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Royal Bank of Scotland jumps the gun on overdraft charges

Royal Bank of Scotland, which is majority owned by the UK government on behalf of UK taxpayers, has today jumped the gun ahead of a House of Lords ruling on overdraft charges and announced significant reductions to come in from 1 October. The cost of a bounced cheque or unpaid direct debit, due to a lack of funds, will fall from £38 to just £5 and the charge for acquiring an item using unauthorised overdraft funds will fall from £30 to just £15. So why has the Royal Bank of Scotland taken this step?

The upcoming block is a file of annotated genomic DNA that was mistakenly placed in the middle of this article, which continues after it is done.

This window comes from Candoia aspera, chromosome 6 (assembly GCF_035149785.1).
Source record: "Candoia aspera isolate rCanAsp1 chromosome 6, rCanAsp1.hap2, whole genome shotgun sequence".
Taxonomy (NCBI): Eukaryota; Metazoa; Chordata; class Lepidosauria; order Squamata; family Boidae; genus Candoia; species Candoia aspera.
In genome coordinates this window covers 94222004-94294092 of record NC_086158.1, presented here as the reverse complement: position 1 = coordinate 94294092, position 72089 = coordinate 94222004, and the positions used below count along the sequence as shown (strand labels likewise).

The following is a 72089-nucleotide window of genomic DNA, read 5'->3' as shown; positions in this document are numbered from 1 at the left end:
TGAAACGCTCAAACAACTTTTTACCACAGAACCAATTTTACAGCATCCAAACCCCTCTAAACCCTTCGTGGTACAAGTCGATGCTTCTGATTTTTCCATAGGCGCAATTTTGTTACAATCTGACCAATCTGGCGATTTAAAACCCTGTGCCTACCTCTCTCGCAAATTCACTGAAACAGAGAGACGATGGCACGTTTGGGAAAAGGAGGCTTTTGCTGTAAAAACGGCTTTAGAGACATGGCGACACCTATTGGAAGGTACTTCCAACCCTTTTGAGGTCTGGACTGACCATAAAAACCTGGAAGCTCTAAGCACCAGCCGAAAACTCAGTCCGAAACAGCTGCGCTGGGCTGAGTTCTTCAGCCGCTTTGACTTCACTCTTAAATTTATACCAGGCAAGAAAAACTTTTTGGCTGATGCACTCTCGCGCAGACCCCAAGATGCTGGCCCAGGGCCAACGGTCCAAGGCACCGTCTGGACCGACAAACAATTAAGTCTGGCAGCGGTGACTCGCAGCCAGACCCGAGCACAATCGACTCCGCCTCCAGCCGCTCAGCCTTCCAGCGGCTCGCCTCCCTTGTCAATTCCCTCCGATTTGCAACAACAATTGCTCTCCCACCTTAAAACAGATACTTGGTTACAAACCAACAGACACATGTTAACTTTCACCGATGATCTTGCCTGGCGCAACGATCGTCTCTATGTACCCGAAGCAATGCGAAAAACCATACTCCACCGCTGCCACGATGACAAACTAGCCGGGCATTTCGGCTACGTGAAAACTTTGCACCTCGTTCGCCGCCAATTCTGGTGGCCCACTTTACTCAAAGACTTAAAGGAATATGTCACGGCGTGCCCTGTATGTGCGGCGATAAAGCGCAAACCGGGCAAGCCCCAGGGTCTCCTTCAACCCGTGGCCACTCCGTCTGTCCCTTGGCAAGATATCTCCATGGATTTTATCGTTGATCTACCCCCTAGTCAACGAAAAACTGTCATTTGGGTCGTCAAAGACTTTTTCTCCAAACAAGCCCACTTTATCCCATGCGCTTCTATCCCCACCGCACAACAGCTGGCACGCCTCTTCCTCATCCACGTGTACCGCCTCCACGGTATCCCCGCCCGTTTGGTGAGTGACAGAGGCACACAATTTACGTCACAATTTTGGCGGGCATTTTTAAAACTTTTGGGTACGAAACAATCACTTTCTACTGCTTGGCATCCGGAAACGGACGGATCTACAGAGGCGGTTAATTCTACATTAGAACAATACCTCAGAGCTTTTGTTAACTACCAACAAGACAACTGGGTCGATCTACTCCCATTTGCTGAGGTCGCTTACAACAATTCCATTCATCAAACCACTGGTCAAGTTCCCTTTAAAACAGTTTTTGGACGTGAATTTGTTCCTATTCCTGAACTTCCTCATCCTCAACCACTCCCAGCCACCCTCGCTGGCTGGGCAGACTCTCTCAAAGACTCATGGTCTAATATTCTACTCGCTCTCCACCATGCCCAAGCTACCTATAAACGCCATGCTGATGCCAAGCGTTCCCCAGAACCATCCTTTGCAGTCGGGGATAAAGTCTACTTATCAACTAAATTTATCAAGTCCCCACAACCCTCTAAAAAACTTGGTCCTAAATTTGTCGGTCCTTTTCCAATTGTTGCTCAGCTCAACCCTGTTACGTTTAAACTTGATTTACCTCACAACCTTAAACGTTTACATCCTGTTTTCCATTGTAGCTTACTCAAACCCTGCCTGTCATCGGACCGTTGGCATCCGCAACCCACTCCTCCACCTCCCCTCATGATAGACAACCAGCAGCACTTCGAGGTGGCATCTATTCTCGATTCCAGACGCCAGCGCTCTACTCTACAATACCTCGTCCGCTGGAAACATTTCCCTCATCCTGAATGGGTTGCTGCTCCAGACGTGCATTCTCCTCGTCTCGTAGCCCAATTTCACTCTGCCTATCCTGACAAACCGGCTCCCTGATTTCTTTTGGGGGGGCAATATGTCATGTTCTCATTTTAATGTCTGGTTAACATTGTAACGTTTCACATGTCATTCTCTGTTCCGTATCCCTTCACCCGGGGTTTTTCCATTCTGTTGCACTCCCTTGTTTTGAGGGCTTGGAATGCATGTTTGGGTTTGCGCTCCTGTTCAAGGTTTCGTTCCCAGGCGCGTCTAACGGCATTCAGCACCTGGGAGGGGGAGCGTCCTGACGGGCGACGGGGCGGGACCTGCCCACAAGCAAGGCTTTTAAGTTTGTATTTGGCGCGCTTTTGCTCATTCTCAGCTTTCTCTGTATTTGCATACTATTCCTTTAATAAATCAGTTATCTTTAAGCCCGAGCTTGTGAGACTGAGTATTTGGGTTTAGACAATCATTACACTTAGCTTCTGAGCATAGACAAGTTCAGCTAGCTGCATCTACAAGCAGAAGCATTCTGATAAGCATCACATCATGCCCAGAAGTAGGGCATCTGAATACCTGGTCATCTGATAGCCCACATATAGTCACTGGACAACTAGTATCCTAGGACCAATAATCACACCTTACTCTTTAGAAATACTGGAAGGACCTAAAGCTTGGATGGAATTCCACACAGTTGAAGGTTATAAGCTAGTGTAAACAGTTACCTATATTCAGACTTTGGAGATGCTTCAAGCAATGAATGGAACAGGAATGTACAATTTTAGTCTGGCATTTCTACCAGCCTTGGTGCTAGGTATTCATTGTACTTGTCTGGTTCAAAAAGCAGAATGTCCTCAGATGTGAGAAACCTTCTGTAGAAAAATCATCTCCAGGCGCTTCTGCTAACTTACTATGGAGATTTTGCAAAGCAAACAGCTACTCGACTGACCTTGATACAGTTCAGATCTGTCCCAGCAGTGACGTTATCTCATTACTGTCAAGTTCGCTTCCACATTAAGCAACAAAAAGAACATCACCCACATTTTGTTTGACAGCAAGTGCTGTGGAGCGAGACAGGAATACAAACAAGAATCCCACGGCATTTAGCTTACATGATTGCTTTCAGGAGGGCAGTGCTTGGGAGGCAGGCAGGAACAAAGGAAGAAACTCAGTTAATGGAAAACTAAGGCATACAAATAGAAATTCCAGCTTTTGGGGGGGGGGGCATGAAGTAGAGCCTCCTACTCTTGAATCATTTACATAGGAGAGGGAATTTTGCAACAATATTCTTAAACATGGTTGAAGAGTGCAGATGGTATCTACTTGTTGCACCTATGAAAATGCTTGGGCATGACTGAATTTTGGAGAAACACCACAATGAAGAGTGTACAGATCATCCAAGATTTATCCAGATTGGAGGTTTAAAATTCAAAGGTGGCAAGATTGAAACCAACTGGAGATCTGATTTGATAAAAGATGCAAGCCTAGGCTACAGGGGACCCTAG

The case against the UK banking sector has taken many years to get to court and even now we could still be some way off a final settlement. While forecasts for potential payouts if the banks lose the case range from anything up to £1 billion it seems as though the UK banking industry is at the very least willing to drag this out as far as possible. The test case being brought by the OFT (Office of Fair Trading) could actually cost UK banks over £2 billion a year in lost income, which is one more reason why the high street banks are so keen to contest the case. Does Royal Bank of Scotland know something which nobody else is aware of?

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